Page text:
Look at how, on so many levels, British culture absorbed the culture and identity of the newly-arrived, and vice-versa. For instance, look at the veracity with which Britons absorbed Indian cooking, especially curry; the notion of the Man In the Corner Shop who would become part of the community; Jamaican music, especially ska and reggae, Jamaican cooking, the love of cricket from both areas, and so on. Not all nationalities and cultures have integrated as well as others, and suspicion across communities – ALL communities – remains.

However, for those wishing to maintain the status quo, of the superior Briton, a different narrative needed to be written, and a quite nasty one. It’s mostly at the whims of a few national newspaper proprietors does that narrative spill over.

Buoyed by this, the ‘Windrush’ generation are now on the receiving end of a modern-day government policy which has retrospectively sought to forcibly repatriate thousands of first generation immigrants back to the Caribbean. Having been told they no longer needed their immigration papers, and that the Home Office had burned those papers in 2010, the latter suddenly decided that they were required after all, in order for non-natives to stay. The enforced repatriation policy was, incidentally, at the forefront of the British National Party agenda in the late 1990s, and with the Nationality and Borders Bill also making its way through the legislature, who knew what visionaries they’d become…?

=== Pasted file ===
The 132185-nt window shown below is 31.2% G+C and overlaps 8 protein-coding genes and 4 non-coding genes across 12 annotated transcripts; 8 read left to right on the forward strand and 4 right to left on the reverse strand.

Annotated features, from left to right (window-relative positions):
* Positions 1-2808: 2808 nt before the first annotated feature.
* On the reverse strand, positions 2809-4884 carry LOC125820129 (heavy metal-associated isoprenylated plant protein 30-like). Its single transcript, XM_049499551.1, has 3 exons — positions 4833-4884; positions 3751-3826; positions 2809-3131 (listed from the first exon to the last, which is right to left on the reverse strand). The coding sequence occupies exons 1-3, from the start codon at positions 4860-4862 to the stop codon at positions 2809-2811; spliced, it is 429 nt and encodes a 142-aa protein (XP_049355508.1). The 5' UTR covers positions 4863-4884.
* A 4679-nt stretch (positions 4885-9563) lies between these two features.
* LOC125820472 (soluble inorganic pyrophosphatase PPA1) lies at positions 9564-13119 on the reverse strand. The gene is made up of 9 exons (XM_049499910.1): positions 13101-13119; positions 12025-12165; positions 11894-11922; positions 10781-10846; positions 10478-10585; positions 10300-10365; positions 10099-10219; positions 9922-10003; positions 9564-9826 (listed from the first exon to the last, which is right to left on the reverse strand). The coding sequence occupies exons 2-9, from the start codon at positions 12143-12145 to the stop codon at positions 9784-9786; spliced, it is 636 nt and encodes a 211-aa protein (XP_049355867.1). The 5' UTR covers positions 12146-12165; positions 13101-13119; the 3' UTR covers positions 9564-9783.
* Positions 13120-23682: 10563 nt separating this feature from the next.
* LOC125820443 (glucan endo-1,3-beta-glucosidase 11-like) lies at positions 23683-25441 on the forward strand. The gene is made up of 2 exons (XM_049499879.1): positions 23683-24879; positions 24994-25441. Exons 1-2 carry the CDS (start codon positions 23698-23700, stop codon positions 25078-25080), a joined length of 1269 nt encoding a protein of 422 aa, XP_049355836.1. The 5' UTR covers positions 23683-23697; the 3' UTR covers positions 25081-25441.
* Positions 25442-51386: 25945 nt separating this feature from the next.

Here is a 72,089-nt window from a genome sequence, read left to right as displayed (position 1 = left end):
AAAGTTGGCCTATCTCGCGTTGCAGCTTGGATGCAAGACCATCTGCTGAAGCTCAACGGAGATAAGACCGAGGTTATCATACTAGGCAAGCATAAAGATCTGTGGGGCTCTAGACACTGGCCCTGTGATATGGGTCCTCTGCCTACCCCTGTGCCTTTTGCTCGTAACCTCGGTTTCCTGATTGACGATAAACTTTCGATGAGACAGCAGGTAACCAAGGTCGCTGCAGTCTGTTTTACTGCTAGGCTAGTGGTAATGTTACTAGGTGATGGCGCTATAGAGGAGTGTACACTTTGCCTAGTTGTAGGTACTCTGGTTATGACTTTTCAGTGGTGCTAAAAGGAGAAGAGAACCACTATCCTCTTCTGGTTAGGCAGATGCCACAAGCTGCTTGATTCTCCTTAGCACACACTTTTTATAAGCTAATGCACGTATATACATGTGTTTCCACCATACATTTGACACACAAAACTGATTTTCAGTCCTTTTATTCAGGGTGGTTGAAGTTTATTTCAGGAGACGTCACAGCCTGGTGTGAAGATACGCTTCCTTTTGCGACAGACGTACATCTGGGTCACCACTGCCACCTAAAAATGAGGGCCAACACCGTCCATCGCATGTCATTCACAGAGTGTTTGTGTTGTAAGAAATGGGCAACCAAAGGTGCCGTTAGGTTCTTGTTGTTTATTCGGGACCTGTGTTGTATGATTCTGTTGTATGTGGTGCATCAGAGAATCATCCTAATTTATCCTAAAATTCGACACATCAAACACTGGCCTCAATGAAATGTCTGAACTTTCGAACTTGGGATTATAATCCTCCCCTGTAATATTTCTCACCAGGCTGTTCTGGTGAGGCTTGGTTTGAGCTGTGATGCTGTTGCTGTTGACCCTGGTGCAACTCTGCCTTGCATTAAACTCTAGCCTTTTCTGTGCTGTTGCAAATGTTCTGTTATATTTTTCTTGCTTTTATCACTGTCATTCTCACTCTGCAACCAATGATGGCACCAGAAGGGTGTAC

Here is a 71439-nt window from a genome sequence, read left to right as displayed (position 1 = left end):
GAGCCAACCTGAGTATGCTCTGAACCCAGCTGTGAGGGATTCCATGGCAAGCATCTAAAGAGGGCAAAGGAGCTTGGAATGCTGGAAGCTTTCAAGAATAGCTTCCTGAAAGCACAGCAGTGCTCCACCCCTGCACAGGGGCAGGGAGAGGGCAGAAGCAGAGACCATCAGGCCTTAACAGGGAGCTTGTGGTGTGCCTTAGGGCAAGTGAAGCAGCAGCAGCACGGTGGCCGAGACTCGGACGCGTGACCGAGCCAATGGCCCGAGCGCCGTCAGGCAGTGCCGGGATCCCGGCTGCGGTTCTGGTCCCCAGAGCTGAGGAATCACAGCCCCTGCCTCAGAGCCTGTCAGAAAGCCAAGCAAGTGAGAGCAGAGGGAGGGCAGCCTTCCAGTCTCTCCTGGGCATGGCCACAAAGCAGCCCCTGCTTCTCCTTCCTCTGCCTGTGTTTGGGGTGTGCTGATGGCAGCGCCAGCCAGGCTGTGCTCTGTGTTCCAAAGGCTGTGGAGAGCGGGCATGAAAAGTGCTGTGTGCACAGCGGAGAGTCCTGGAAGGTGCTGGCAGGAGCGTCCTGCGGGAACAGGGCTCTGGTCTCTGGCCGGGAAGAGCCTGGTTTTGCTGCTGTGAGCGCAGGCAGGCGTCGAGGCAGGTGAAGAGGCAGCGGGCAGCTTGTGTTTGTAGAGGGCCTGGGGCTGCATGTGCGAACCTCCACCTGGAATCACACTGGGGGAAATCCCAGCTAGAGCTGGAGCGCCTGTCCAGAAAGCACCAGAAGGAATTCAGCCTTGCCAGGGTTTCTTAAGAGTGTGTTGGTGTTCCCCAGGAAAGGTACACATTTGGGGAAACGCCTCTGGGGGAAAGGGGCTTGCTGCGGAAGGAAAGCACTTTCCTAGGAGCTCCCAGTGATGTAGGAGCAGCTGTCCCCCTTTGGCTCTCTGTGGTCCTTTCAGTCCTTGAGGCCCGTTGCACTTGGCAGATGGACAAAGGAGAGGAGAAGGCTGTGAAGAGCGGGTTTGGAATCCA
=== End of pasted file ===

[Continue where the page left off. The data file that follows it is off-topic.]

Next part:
But what possible positive value could they hope to bring upon society by splitting up communities, friends and families? This is no needless exercise in administrative house-keeping; this is racism, pure and simple. And it is coming from the top.

No room at the top